Item 7 noted that “The two sides resolved to fight tirelessly against the three evil forces of terrorism, separatism and extremism and will step up consultation and coordinating on regional and international counter terrorism action.”

It's kind of President Mahinda to gift a baby elephant to the Chinese. But I’d say, he was not thoughtful about his animal gift. I have no grudge against baby elephants. In mid 1980s, one of President Mahinda’s predecessors [President J.R. Jayewardene] took along a baby elephant [named Jayathu] gift to Washington DC and presented it to President Ronald Reagan, with some fanfare. Sadly, a few months later, this baby elephant had a premature death. The autopsy revealed that it had parasitic infestation. One can only hope that Jayathu’s sad fate doesn’t re-visit the gift elephant of President Mahinda.

I’d say that President Mahinda had been ill-advised on what animal to present as a gift for the Chinese. In the world view of the Chinese, the elephant hardly registers on the radar. Just check the Chinese zodiac of 12 Animal Signs. The 12 Animals which feature in the traditional Chinese calendar (in the order of their appearance): rat, ox, tiger, dragon, snake, horse, sheep, monkey, cock, dog and pig.

This year [the Chinese new year commenced on February 18 of this year] is the Year of Pig. President Mahinda made his trip to China last month, after the beginning of the Year of Pig. For the purpose of zodiac alignment, is it wrong to ponder awhile that Chinese might have been delighted if President Mahinda had taken a ‘Sri Lankan’ Pig to China as a gift?

Now to the cultural affinity of Chinese to the Tigers – the carnivore. Whatever the Colombo politicians and their panjandrums bad mouth about the LTTE to the Chinese, I have a hunch that for Chinese ears, it will hardly register. The reason for this lies in the animal motif of the Tamils and the LTTE – the Tiger. Chinese revere the Tiger, and the South China Tiger is one of their national emblems. Period.

In a recent, unsigned news-commentary date-lined Beijing, which appeared in the Economist magazine (Feb.22, 2007), one sentence reads as follows: “Many Chinese will take no less kindly to being told the tiger is an undistinguished mongrel, and that miscegenation is the way forward.”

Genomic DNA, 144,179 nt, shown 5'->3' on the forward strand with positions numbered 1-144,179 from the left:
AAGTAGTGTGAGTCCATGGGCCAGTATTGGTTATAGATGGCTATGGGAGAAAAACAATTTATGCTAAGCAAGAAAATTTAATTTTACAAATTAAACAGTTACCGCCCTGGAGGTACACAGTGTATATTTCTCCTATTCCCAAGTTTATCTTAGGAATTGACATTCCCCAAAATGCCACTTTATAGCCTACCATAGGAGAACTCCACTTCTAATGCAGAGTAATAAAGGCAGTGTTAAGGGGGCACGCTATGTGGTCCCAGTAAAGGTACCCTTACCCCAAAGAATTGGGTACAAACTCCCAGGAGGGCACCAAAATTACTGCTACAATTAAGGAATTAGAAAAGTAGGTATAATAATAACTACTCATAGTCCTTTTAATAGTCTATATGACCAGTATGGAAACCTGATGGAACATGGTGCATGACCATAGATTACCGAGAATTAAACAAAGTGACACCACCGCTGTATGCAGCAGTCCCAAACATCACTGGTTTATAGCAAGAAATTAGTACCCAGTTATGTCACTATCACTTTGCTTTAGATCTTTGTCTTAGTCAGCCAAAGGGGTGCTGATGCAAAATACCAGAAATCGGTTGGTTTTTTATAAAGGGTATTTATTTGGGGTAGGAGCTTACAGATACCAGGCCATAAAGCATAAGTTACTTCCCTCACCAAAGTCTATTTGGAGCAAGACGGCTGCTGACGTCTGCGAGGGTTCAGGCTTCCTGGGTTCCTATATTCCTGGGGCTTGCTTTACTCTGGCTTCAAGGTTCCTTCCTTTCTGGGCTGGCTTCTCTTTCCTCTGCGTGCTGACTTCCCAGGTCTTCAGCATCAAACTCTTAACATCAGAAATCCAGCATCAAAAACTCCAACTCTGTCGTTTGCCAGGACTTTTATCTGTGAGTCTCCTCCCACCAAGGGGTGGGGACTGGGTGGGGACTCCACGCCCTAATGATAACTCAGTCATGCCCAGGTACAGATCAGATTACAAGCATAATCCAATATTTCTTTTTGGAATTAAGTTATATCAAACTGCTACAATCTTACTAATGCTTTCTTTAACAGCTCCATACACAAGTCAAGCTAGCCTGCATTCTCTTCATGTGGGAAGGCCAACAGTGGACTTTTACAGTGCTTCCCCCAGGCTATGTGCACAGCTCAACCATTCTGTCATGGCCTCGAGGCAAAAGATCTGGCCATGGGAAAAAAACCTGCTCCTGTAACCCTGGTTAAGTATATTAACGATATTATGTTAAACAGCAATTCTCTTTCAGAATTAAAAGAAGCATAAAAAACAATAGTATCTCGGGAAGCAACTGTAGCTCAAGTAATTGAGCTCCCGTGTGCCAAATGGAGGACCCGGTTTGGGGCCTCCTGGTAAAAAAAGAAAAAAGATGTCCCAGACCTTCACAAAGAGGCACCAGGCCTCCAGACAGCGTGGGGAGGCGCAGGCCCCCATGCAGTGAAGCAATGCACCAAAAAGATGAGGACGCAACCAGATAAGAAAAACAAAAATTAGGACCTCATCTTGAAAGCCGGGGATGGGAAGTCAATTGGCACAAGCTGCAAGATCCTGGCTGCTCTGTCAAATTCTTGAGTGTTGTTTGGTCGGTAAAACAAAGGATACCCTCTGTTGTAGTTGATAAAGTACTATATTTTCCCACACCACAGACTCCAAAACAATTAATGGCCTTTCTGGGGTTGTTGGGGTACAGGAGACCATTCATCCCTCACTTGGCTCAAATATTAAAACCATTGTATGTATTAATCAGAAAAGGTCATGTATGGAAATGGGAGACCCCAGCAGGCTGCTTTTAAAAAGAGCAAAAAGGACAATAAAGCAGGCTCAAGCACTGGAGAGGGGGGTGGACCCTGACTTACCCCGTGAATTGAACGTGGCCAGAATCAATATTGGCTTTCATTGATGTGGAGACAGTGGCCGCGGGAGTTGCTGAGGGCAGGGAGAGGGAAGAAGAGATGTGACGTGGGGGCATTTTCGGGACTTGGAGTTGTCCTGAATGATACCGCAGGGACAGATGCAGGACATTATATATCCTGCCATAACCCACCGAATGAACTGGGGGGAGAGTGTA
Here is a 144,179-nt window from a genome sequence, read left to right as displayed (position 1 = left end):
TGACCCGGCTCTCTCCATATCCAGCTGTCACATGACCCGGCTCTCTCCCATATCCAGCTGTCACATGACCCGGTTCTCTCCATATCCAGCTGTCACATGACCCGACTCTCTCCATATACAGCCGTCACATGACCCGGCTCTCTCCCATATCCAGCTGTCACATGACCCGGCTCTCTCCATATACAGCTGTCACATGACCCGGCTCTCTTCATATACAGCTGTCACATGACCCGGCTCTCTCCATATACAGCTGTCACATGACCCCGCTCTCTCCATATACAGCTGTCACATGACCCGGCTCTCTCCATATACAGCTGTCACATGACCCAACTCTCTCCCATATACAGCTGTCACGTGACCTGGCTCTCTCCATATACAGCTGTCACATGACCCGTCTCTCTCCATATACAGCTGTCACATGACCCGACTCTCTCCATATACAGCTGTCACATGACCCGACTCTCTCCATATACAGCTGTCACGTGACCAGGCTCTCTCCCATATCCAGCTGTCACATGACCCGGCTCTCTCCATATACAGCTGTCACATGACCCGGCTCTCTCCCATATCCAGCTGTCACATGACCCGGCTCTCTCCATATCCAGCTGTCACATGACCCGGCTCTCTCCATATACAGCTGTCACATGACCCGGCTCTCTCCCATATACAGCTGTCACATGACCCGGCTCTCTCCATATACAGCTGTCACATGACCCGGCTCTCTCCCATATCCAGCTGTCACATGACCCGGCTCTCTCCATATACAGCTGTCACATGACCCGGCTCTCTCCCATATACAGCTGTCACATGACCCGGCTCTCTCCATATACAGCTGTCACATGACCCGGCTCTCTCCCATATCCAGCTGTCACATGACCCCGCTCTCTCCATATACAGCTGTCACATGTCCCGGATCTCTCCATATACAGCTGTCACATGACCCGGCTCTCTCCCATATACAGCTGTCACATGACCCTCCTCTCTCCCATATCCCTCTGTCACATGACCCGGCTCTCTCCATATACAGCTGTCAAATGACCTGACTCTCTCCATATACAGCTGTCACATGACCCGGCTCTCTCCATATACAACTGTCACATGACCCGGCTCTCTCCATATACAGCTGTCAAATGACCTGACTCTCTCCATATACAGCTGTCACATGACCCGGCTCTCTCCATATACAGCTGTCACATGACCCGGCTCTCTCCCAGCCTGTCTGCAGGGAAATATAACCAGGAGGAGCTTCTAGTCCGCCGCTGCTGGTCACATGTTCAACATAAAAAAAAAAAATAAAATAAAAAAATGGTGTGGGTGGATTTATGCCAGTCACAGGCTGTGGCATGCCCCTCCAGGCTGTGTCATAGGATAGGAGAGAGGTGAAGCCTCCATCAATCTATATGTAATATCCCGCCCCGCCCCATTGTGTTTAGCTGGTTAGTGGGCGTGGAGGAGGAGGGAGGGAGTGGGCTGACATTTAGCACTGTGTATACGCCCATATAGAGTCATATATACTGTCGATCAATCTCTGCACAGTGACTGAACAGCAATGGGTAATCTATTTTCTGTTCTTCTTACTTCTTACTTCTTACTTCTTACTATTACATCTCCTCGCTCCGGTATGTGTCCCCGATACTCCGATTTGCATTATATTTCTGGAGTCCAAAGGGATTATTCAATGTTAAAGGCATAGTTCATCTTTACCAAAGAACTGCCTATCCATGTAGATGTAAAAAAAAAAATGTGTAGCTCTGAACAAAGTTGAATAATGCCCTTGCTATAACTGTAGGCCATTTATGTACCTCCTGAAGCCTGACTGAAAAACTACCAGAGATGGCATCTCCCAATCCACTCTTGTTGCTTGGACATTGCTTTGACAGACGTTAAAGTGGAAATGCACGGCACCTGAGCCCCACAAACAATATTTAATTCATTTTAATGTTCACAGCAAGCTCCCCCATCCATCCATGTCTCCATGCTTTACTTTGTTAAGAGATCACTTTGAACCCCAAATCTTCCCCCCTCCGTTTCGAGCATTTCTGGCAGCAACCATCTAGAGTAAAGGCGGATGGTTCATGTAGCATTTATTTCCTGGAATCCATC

Could this be a reason why in Item 7 of the Joint Communique, a bland and insipid resolve was written “against the three evil forces of terrorism, separatism and extremism.” A specific mention of the LTTE’s complete name has been omitted. While the Colombo rulers have battled with the LTTE since mid 1980s and have faced ethnic cleansing charges from Eelam Tamils since the mid 1950s, China’s rulers also have faced three-pronged separatism campaigns and ethnic cleansing accusations from Tibetan Buddhists, Uighur Muslims and Taiwan nationalists since the 1950s. Thus, a “resolve to fight tirelessly” as provided in Item 7 of the Joint Communique is nothing but a procedural formality.

The Tiger is one of the revered historical and cultural emblems of the Tamils. But how many Tamils know that the Chinese also show similar affinity to the Tiger, the animal? I have in my collection a 1933 zoological essay by Arthur De C. Sowerby entitled ‘The Tiger in China’. For relevance, I reproduce below the first few paragraphs of this old essay.

The Tiger in China

by Arthur De C.Sowerby

[courtesy: The China Journal, Feb.1933, vol.18, no.2, pp.94-101]

To the Chinese and other people of Eastern Asia the tiger is and always has been what the lion is and has been to the people of the West, holding the same place in their imaginations and fables. Just as the lion is the great feline marauder of Africa todday and was so of the Near East and even of Western Europe in the past, so the tiger is the great feline marauder of Asia both in fact and in tradition.